Amarillo gas prices fall for second week in a row; average $2.54/g

Gas Tracker

FILE- This April 23, 2018, file photo show gasoline prices at a fueling center in Richland, Miss. Crude oil prices are at the highest level in more than three years and expected to climb higher, pushing up gasoline prices along the way. (AP Photo/Rogelio V. Solis, File)

Amarillo gas prices have fallen 3.5 cents per gallon in the past week, averaging $2.54/g today, according to GasBuddy’s daily survey of 147 stations. Gas prices in Amarillo are 4.5 cents per gallon higher than a month ago, yet stand 5.2 cents per gallon lower than a year ago.

According to GasBuddy price reports, the cheapest station in Amarillo is priced at $2.39/g today while the most expensive is $2.89/g, a difference of 50.0 cents per gallon. The lowest price in the state today is $2.24/g while the highest is $3.29/g, a difference of $1.05/g. The cheapest price in the entire country today stands at $1.99/g while the most expensive is $5.65/g, a difference of $3.66/g.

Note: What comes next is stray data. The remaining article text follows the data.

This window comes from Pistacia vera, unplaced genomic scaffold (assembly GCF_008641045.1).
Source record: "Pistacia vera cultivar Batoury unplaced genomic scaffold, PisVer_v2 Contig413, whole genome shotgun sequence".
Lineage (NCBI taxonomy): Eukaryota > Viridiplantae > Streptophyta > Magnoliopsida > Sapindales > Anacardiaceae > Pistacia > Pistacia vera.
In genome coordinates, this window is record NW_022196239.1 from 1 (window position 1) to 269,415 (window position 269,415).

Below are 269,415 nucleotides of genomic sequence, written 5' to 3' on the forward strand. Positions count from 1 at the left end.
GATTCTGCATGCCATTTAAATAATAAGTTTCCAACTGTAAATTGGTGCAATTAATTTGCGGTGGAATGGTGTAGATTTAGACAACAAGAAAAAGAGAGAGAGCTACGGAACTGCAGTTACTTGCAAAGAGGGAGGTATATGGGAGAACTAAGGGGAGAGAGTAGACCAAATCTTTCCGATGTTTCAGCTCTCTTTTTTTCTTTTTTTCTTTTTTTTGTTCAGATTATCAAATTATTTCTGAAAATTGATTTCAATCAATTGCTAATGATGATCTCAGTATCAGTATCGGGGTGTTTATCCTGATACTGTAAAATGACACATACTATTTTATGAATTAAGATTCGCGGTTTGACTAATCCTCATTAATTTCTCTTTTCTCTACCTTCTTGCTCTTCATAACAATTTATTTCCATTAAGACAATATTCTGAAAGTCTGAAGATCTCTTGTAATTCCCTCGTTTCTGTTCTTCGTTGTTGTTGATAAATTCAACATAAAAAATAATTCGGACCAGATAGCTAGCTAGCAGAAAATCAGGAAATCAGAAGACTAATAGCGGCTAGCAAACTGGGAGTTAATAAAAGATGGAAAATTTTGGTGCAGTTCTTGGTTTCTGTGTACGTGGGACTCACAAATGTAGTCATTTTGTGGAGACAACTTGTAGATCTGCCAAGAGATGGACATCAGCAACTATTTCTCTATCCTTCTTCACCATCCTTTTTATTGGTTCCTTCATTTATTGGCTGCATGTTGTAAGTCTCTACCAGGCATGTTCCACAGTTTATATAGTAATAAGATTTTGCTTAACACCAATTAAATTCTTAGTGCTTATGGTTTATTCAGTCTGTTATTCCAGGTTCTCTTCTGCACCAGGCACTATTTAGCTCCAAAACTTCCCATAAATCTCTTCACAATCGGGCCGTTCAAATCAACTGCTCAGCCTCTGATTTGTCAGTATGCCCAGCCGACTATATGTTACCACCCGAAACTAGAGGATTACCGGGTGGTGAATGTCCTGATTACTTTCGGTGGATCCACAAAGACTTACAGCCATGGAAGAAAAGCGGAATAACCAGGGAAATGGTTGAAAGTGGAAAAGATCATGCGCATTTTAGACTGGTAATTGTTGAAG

The national average price of gasoline has fallen 3.8 cents per gallon in the last week, averaging $2.85/g today. The national average is up 2.1 cents per gallon from a month ago, yet stands 1.1 cents per gallon lower than a year ago.

Historical gasoline prices in Amarillo and the national average going back a decade:

  • May 13, 2018: $2.59/g (U.S. Average: $2.86/g)
  • May 13, 2017: $2.06/g (U.S. Average: $2.33/g)
  • May 13, 2016: $1.88/g (U.S. Average: $2.22/g)

Neighboring areas and their current gas prices:

  • Lubbock- $2.54/g, down 1.9 cents per gallon from last week’s $2.56/g.
  • Midland Odessa- $2.70/g, down 2.1 cents per gallon from last week’s $2.73/g.
  • Oklahoma- $2.56/g, down 3.1 cents per gallon from last week’s $2.59/g.

“Relief at the pump has indeed begun across the country with a majority of states seeing average prices decline versus a week ago, giving solid evidence the worst is likely behind us,” said Patrick DeHaan, head of petroleum analysis for GasBuddy. “However, the potential lightning rod of a U.S./China trade deal is perhaps the only prospect that could bring a return to higher prices. For now, just a dozen or so states saw prices rising while most moved lower, including California, but some pain may linger in Washington and Oregon where supply remains tight and prices high. We’ll be watching for refinery utilization rates to rise in this week’s report from the Energy Information Administration- it will be a critical data point on where and when more relief arrives. For most Americans, I think we’ll slowly all join in on the falling prices and by June, the national average may stand 5-20 cents lower than today, provided there’s no trade deal with the U.S. and China, whereas a trade deal could lead to a second hurrah at the pump.”

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